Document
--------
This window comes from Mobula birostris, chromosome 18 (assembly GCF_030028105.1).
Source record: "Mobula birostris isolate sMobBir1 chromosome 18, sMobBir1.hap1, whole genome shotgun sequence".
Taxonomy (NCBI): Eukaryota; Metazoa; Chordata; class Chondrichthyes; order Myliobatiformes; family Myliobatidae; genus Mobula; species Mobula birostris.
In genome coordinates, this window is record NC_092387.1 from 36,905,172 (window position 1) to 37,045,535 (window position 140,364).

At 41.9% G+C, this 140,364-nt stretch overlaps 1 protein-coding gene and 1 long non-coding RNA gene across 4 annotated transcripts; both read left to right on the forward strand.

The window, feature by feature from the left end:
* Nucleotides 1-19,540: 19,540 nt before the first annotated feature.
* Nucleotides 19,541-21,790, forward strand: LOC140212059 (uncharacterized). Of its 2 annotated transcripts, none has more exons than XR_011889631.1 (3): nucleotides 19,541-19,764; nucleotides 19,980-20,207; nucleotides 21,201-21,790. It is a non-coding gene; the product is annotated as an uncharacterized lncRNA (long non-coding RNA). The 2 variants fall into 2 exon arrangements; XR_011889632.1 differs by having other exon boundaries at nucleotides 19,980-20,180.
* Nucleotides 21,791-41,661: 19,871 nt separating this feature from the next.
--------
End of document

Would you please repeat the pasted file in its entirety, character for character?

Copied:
This window comes from Mobula birostris, chromosome 18 (assembly GCF_030028105.1).
Source record: "Mobula birostris isolate sMobBir1 chromosome 18, sMobBir1.hap1, whole genome shotgun sequence".
Taxonomy (NCBI): Eukaryota; Metazoa; Chordata; class Chondrichthyes; order Myliobatiformes; family Myliobatidae; genus Mobula; species Mobula birostris.
In genome coordinates, this window is record NC_092387.1 from 36,905,172 (window position 1) to 37,045,535 (window position 140,364).

At 41.9% G+C, this 140,364-nt stretch overlaps 1 protein-coding gene and 1 long non-coding RNA gene across 4 annotated transcripts; both read left to right on the forward strand.

The window, feature by feature from the left end:
* Nucleotides 1-19,540: 19,540 nt before the first annotated feature.
* Nucleotides 19,541-21,790, forward strand: LOC140212059 (uncharacterized). Of its 2 annotated transcripts, none has more exons than XR_011889631.1 (3): nucleotides 19,541-19,764; nucleotides 19,980-20,207; nucleotides 21,201-21,790. It is a non-coding gene; the product is annotated as an uncharacterized lncRNA (long non-coding RNA). The 2 variants fall into 2 exon arrangements; XR_011889632.1 differs by having other exon boundaries at nucleotides 19,980-20,180.
* Nucleotides 21,791-41,661: 19,871 nt separating this feature from the next.